Representation Stability — Jenny Wilson
Abstract: Over the past few months, Benson, Tom, and others have been developing
the theory of ‘representation stability’. I will give a brief review of the representation theory of the symmetric group, and talk about what ‘representation stability’ means in that context. As an example, I’ll describe the braid group and the pure braid group, and outline a proof that the cohomology group of the pure braid group is representation stable
Some Quasimorphisms — Egor Shelukhin
I have prepared a short talk on the note by Dupont-Guichardet showing the coinicidence of two different definitions of what we now understand as differentials of certain quasimorphisms. I can also say stuff about a particular special case – the Maslov quasimorphism on the universal cover of the linear symplectic group – following the
foundational paper of Barge-Ghys
Bounded Cohomology — Kathryn Mann
Abstract: An introduction to bounded cohomology, assuming you the listener knows nothing of the subject. I’ll define bounded cohomology for a topological space and a group, prove some elementary results, like bounded cohomology of any amenable group vanishes, and give some motivation and context.
Bounded cohomolgy crops up in the guise of rigidity (such as Gromov’s minimal volume), in the study of quasimorphisms of groups, and in understanding groups acting on the circle (or other manifolds). The goal of the talk is to give you some appreciation for the subject.
Teichmuller curves –Alex Wright
Abstract: An introduction to Teichmuller curves, focusing on the three different perspectives we use to think about these things.
Understanding distances and geodesic structure through subsurface projections — Spencer Dowdall
Subsurface projections were introduced by Masur and Minksy in 2000 and have become essential tool for understanding the geometry of Teichmuller space and the curve complex. Roughly, subsurface projection is a way to take any simple closed curve on a surface and project it to a simple closed curve on a proper subsurface. I’ll define this procedure more carefully and discuss some cool results about geodesics and distances.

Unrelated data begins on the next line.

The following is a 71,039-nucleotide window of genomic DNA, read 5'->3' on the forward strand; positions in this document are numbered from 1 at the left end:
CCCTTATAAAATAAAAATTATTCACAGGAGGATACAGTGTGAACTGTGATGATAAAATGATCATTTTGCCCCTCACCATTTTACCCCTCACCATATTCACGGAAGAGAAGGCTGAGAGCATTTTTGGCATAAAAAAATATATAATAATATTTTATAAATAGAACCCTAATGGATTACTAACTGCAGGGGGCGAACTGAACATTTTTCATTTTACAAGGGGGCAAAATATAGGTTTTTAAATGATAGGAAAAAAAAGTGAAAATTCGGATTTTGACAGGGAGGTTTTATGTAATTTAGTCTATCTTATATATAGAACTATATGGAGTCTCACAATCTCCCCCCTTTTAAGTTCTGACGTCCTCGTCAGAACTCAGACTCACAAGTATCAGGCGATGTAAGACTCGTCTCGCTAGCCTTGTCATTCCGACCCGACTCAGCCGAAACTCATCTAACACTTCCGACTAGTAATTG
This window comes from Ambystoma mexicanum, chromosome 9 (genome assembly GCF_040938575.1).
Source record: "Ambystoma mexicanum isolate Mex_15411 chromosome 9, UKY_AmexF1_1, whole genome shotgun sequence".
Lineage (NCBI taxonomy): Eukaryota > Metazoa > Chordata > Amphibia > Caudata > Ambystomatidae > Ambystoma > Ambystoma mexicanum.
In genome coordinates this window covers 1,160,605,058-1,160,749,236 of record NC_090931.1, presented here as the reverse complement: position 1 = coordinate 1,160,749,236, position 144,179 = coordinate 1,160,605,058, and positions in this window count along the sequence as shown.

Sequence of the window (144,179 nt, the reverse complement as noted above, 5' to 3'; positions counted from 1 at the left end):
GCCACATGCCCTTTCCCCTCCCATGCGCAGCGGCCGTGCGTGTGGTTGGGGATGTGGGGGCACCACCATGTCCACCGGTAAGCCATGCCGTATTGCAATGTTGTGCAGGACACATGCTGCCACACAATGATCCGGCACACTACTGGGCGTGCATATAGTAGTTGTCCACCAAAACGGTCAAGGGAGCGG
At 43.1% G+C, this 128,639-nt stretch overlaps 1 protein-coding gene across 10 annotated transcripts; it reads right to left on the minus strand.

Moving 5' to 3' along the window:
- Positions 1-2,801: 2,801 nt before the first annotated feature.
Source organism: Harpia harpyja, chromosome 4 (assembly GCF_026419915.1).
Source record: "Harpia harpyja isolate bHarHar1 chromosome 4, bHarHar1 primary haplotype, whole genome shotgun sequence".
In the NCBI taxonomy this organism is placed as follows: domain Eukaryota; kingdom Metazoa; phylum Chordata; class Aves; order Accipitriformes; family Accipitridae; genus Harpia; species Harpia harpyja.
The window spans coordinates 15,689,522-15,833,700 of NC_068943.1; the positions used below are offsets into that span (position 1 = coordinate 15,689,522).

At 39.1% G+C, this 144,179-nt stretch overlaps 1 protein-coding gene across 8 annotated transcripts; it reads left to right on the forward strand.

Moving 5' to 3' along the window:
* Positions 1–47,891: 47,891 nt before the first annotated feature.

Mixing of Flows With Hyperbolic-ish properties — Ilya Gekhtman.
Abstract: Mixing is a dynamical property, stronger than ergodicity, which can be described as “asymptotic independence”. A flow is mixing with respect to a probability measure if for any measurable sets and , as . Among a plethora of other applications in math and beyond,the construction of sufficiently nice mixing measures for geodesic flows allows one to compute multiplicative bounds for a variety of asymptotic quantities on manifolds, such as orbit growth, volume of balls of radius , and number of closed geodesics of length at most . I will talk about a neat trick due to Martine Babillot that can be used to prove mixing of geodesic flows with sufficient hyperbolicity, including product measures on (not necessarily compact or finite volume) manifolds of pinched negative curvature (in particular the Bowen Margulis measure), and Knieper’s measure of maximal entropy for compact rank-1 symmetric spaces. An adaptation of the argument can also be used to prove mixing for analogues
Bowen-Margulis measures for the Teichmuller and Weil-Petersson geodesic flows on quotients of Teichmuller space by convex cocompact subgroups of the mapping class group.
Formulations of the Ehrenpreis Conjecture — Daniel Studenmund
Abstract: The Ehrenpreis Conjecture states that if and are any two closed hyperbolic surfaces, then for all there are finite covers and so that and are -quasi-isometric. We’ll discuss (and hopefully prove) the conjecture for the case of the torus, using the fact that Teich() = . Then we’ll introduce the Teichmuller space of the universal hyperbolic solenoid in order to provide a restatement of the conjecture for hyperbolic surfaces. Be warned that this is not my area of expertise, so the focus will be on exploring fun concepts rather than proving anything technical.
Circle bundles over surfaces and the Euler class — Kathryn Mann
Circle bundles over surfaces are completely classified by their Euler number (which I will define in my talk). But the Euler number is so much more than just a bundle classification. For instance:
1. The Milnor-Wood inequality: Flat bundles over a genus g surface are precisely those with Euler number at most
2. Ghys’ theorem: Flat bundles with the same bounded Euler class are all semiconjugate.
In this talk, I’ll tell you everything you wanted to know (maybe, no promises here) about circle bundles over surfaces and the Euler number, hopefully even including some recent work of Michelle Bucher and Nicholas Monod. I’ll then mention some interesting differences that pop up when you replace circle bundles with torus bundles.